Archeologists worried over amendment to Act

Archeologists worried over amendment to Act

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Archeologists worried over amendment to Act -min

Archeologists worried over amendment to Act -min
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Recent move by the central government to permit infrastructure projects within the ‘prohibited’ area around monuments has alerted the conservationists in Tamil Nadu. According to them, this move will give free hand to the government to undertake infrastructure project very close to the existing monuments and heritage structures.

In the recently concluded winter session of the Parliament, the Lok Sabha passed the Ancient Monuments and Archaeological Sites and Remains (Amendment) Bill, 2017 which allows the central government to undertake public works, projects essential to the public or any construction within the prohibited 100m radius of centrally notified archaeological sites. The amendment Bill yet to get Rajya Sabha nod to become an Act. It may be remembered here that the Ancient Monuments and Archaeological Sites and Remains Act, 1958, was amended in 2010 to prohibit construction within the prohibited area of a centrally protected monument and site.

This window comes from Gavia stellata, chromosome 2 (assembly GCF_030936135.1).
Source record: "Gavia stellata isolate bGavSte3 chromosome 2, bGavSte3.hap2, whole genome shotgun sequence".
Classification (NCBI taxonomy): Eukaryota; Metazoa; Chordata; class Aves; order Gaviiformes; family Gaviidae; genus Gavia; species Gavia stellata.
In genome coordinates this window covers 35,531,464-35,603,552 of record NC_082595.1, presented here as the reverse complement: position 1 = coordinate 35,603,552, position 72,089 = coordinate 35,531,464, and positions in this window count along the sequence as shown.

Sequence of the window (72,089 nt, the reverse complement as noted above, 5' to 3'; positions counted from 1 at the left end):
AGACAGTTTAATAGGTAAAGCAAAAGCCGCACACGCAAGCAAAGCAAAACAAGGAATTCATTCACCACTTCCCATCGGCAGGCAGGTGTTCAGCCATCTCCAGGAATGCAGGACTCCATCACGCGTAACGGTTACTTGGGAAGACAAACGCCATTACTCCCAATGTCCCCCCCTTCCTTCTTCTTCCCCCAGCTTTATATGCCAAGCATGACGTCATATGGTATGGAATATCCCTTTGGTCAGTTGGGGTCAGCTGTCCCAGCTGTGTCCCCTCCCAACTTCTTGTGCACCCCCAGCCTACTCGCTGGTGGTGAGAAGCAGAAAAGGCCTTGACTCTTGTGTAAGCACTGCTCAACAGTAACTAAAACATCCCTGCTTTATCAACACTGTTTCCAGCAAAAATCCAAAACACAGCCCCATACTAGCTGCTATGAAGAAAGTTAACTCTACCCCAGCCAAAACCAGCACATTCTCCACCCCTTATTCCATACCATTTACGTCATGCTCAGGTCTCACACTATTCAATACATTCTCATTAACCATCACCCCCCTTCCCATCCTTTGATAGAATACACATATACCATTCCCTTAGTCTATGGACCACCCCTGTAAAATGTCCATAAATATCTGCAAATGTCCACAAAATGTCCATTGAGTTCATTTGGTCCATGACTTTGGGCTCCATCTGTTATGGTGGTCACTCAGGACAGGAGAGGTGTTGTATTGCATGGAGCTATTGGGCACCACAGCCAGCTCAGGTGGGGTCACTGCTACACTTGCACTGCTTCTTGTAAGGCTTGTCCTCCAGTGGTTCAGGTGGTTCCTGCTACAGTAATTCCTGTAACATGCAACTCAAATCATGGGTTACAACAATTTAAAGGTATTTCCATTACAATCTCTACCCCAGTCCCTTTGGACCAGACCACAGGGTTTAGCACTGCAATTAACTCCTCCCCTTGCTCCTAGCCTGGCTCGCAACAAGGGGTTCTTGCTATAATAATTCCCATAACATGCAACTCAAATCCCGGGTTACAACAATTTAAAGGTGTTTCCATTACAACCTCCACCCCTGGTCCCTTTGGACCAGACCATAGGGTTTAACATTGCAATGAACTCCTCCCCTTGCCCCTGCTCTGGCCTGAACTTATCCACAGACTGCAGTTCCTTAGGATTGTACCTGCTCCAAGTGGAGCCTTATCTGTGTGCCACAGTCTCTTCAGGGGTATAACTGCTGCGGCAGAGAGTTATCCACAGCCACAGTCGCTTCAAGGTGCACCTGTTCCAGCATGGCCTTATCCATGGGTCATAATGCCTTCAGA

Many infrastructure projects like Metro projects involve drilling and use of heavy machinery around monuments which the archaeological experts feel may cause irreparable damage to the structure, foundation and aesthetics of the monuments. They cite the recent example of the ongoing metro rail project that caused damage to some heritage structures including the Dr Ambedkar Government Law College in the Madras high court complex and Victoria Public Hall.

Of the 3,600 odd monuments and sites maintained by the Archaeological Survey of India (ASI) across the country, Tamil Nadu houses 410 of them, including two world heritage sites at Mamallapuram and Thanjavur. So, the conservationists want the government to have a relook at the recent amendment to the Act.